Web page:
Friends of mine are in the process of divorcing. I find it very sad, especially in light of my parents’ impending divorce. I know there are many factors that go into such a drastic decision. For the most part, I tend to think that a dose (a heavy dose) of charity is what’s needed to fix the problems. (Believe me, I know it’s not an instant cure.)
But how much is too much? My friends were married in the temple. Something has happened that has changed one of them drastically. Beliefs have changed or been lost. Personality has changed to the point where the other spouse says that their spouse is a completely different person.
The person you married made certain promises but now has become another person, one who doesn’t care about those promises. Does that mean the marriage is nullified?
The Valiant Femmes are femmes no more. Or, more correctly, not only femmes any more. I suppose it’s only to be expected in a small, transient ward like mine but still I find myself caught a little flatfooted and a little sad. Lynette’s family will be moving out of our ward in spring and Natalie will be joining Young Women’s this year. This leaves only Anna in the class. The teacher for the boy’s class has moved away. So we have a teacher without a class and a class without a teacher. I don’t think you need to have a degree in economics to figure out the same thing the Primary Presidency did.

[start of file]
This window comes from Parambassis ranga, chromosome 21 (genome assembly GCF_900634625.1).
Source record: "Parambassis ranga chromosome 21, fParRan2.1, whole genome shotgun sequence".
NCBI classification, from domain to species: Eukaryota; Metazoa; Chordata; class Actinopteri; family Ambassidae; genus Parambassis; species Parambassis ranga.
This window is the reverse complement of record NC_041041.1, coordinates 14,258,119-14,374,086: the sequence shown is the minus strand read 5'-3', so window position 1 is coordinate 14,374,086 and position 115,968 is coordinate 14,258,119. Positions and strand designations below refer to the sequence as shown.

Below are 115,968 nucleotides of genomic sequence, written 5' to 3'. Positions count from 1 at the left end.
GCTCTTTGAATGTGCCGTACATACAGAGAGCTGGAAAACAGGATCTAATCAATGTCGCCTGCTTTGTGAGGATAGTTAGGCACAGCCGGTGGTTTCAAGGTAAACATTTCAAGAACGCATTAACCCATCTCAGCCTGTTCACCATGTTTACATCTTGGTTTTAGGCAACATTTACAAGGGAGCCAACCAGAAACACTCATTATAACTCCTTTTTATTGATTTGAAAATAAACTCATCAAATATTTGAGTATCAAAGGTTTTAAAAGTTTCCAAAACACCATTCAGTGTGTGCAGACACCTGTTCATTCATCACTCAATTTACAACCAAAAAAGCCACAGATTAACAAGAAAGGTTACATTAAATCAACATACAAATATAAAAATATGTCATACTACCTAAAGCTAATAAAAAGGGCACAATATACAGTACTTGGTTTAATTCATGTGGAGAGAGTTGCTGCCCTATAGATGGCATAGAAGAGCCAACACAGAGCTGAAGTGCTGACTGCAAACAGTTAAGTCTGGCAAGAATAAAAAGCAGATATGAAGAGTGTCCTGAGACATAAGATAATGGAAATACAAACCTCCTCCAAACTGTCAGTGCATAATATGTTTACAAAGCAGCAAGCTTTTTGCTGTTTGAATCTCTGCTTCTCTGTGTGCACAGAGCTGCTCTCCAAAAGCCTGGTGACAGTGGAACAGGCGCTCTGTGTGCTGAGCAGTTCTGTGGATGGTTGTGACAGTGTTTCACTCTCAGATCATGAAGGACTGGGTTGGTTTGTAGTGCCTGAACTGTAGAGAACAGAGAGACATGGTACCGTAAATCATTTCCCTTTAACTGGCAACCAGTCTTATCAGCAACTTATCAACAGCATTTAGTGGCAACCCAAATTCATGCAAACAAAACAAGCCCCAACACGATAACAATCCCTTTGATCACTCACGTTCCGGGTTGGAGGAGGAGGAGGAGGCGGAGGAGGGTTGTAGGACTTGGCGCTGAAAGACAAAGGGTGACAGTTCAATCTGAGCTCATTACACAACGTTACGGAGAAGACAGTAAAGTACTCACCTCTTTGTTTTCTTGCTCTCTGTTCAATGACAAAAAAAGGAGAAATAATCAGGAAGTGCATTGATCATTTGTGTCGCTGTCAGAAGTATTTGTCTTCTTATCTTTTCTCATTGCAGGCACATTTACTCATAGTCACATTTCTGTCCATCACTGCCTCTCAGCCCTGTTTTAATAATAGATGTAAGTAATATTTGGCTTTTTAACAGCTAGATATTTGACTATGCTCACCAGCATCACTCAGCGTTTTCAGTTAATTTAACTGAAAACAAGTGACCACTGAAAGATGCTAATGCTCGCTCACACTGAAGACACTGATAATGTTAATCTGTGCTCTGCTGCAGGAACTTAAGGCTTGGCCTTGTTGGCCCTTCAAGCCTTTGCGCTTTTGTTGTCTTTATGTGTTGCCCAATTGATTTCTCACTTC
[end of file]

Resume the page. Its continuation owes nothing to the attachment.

So, starting in the New Year, I’ll be teaching a class of about six children. Other than looking for a larger room to teach them in, I don’t really know where to start. The girls responded well to the structure of the lessons in the Primary manual. I don’t think the boys will as much, especially the one who seems to have ADD. By the same token, I don’t want Anna to feel overpowered, buried and ignored as the only girl.
Meet the new class:
Nikolai: About 10 years old. Anna’s older brother who possibly has ADD. It’s hard to keep him focused.
Stephen: Eight or nine years old. Doesn’t like to participate.
Benjamin: About 10 years old. Pretty good at understanding and participation but easily distracted by his new step-brother.
Alvin: Eight years old. Youngest boy in the class and Benjamin’s new step-brother. Bilingual with some reading difficulties. His wheelchair is one reason I need a bigger classroom. He also likes to scoot around in it so I need to do something about getting him to stay still.
John: About 10 years old. Son of one of my VT ladies. Well-behaved, thoughtful and always brings his scriptures… so far, the ideal Sunday School student.
So, Bloggernacle, please share with me your thoughts, tips and suggestions for herding boys in Sunday School. I do have a cattle prod on order.
Edit: Here’s a refresher on the girl’s info:
First is Anna, age 8. She used to refuse to read even the shortest verse but recently she volunteered and read her way through a good chunk. She was doing well with the other girls in class but she doesn’t seem as happy with a class full of rowdy boys.
Lynette is 9 and the bossiest little thing you’ve ever seen. She loves new ideas and projects and always volunteers to give a prayer.
Natalie is 11 and struggling with a number of challenges. She seems quiet and sensitive when she’s on her own and understands gospel principles easily.